Revolutions in Rehab
New physical therapies help patients get stronger faster
Physical therapists at Henry Mayo Newhall Hospital have an arsenal of new therapies and equipment to help patients get stronger, restore mobility and resume their normal lives, including a cutting-edge treatment called blood flow restricted (BFR) rehabilitation. BFR therapy uses a special tourniquet system that resembles a large blood pressure monitor cuff.
The cuff is applied to the upper arm or leg to safely restrict blood flow within specific parameters while a patient is exercising. The device allows patients recovering from anterior cruciate ligament (ACL) reconstruction, meniscectomy, hip/knee replacement, rotator cuff repair and many other procedures and injuries to use lighter resistance yet achieve the strengthening benefits of heavy lifting without stress to the limb.
BFR rehabilitation has been used by the military to improve muscle strength following limb injuries and loss, and has become popular in general orthopedic and sports rehabilitation, according to Marina Stockton, DPT, Physical Therapy Supervisor at Henry Mayo.
“We’re seeing a good response to BFR with our patients, especially those who are coming to us after ACL reconstruction surgery,” she said. “Traditionally, with that rehab, their quads are really weak, and it takes a long time to activate and make them stronger. This device allows us to start the process sooner without adding stress, and speeds up the recovery process.”
In January 2018, Gavin Aguinaga, a junior at Los Angeles Mission College, tore the ACL on his right leg during a club soccer game. He underwent ACL reconstruction in August and started physical therapy with Stockton a few weeks later.
“My knee was really weak, and I was surprised by how fast I was able to regain my strength using the BFR treatment,” he said, adding, “After two or three times, I started seeing results. It was easier to work out my leg and build strength without as much pain or soreness.” Henry Mayo physical therapists are certified in BFR rehabilitation, which is offered at the hospital’s Golden Valley and Valencia (inside the Fitness and Health Center) physical therapy clinics.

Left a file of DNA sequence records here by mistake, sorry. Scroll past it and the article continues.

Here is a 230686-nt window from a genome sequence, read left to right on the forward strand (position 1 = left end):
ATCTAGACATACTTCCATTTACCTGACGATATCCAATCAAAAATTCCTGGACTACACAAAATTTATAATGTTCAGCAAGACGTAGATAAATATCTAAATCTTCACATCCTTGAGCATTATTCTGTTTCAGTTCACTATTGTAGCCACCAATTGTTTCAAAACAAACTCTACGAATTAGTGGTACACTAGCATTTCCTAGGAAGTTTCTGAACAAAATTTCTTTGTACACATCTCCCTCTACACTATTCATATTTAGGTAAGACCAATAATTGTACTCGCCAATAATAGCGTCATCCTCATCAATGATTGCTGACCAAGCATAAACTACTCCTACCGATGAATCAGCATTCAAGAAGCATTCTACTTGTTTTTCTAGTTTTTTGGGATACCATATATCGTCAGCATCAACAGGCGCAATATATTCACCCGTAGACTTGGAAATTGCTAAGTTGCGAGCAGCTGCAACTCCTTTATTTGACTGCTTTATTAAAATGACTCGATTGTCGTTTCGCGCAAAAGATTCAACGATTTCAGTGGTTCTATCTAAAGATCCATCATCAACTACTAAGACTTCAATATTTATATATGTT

The clinics also feature manual therapy techniques, including myofascial decompression, where special cups create a suction to help with pain and inflammation, and instrument-assisted soft tissue mobilization, which treats musculoskeletal injuries with specifically designed tools.
The centers also have anti-gravity treadmills, which use unweighting technology to allow patients to walk and run without pain. Later this year, physical therapists will employ a new motion video analysis program to assist with patient assessment, education and treatment.
“We offer a wide range of evidence-based physical therapy treatments, using the latest technology, to help our patients recover quickly,” said Stockton. IYH
Visit henrymayo.com/bfr for more information about BFR rehabilitation.
Listen to Marina Stockton discuss blood flow restricted rehabilitation therapy in Henry Mayo Newhall Hospital’s podcast series It’s Your Health Radio. Listen at henrymayo.com/iyh or wherever you get your podcasts.